Background and objectives - The diversity of eutherian reproductive strategies has led to variation in many traits, such as number of offspring, age of reproductive maturity and gestation length. While reproductive trait variation has been extensively investigated and is well established in mammals, the genetic loci contributing to this variation remain largely unknown. The domestic dog, is a powerful model for studies of the genetics of inherited disease due to its unique history of domestication. To gain insight into the genetic basis of reproductive traits across domestic dog breeds, we collected phenotypic data for four traits, cesarean section rate, litter size, stillbirth rate and gestation length, from primary literature and breeders' handbooks.
Methodology - By matching our phenotypic data to genomic data from the Cornell Veterinary Biobank, we performed genome-wide association analyses for these four reproductive traits, using body mass and kinship among breeds as covariates.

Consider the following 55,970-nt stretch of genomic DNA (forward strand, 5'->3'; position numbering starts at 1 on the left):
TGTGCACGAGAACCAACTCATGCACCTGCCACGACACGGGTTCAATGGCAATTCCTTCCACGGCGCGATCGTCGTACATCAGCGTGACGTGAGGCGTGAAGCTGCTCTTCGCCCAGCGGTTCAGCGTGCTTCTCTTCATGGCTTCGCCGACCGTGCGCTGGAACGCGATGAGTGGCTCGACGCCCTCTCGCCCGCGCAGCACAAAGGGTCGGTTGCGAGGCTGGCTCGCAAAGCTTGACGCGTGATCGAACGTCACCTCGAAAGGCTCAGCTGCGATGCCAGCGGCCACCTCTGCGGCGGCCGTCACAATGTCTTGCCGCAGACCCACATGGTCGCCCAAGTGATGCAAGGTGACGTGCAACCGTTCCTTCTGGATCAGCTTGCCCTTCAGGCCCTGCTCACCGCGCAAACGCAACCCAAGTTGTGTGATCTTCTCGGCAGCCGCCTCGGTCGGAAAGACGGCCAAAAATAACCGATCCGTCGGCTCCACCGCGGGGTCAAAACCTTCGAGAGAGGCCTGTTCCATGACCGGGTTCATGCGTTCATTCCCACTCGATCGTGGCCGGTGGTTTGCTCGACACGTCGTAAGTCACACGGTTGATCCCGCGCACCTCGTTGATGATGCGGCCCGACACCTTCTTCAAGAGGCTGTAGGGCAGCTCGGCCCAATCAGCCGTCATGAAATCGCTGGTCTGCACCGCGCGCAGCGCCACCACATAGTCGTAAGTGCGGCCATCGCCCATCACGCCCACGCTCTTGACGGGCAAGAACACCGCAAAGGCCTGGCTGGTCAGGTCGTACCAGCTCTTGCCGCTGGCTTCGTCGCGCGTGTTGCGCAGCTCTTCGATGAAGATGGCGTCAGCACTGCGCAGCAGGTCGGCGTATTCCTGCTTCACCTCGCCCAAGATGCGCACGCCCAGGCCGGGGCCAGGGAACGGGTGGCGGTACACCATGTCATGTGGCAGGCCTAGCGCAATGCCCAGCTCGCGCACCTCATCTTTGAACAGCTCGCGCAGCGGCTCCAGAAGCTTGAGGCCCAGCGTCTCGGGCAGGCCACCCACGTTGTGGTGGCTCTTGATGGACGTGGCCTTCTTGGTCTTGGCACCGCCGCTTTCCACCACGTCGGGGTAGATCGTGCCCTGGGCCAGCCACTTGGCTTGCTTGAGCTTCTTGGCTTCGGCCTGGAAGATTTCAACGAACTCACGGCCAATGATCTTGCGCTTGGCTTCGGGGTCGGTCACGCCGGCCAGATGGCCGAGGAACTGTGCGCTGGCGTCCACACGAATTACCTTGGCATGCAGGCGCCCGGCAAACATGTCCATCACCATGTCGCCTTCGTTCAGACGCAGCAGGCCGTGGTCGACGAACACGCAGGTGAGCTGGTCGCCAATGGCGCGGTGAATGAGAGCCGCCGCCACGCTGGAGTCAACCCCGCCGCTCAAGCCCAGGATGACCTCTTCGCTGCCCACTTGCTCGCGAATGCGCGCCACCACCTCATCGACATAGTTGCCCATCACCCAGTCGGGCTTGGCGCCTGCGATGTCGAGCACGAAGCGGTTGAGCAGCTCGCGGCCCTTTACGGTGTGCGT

Results - We identified 12 genome-wide significant associations between these traits and genetic loci, including variants near with gestation length, and with litter size, with cesarean section rate and with stillbirth rate. A few of these loci, such as and , have been previously implicated in human reproductive pathologies, whereas others have been associated with domestication-related traits, including brachycephaly () and coat curl ().
Conclusions and implications - We hypothesize that the artificial selection that gave rise to dog breeds also influenced the observed variation in their reproductive traits. Overall, our work establishes the domestic dog as a system for studying the genetics of reproductive biology and disease.
LAY SUMMARY - The genetic contributors to variation in mammalian reproductive traits remain largely unknown. We took advantage of the domestic dog, a powerful model system, to test for associations between genome-wide variants and four reproductive traits (cesarean section rate, litter size, stillbirth rate and gestation length) that vary extensively across breeds. We identified associations at a dozen loci, including ones previously associated with domestication-related traits, suggesting that selection on dog breeds also influenced their reproductive traits.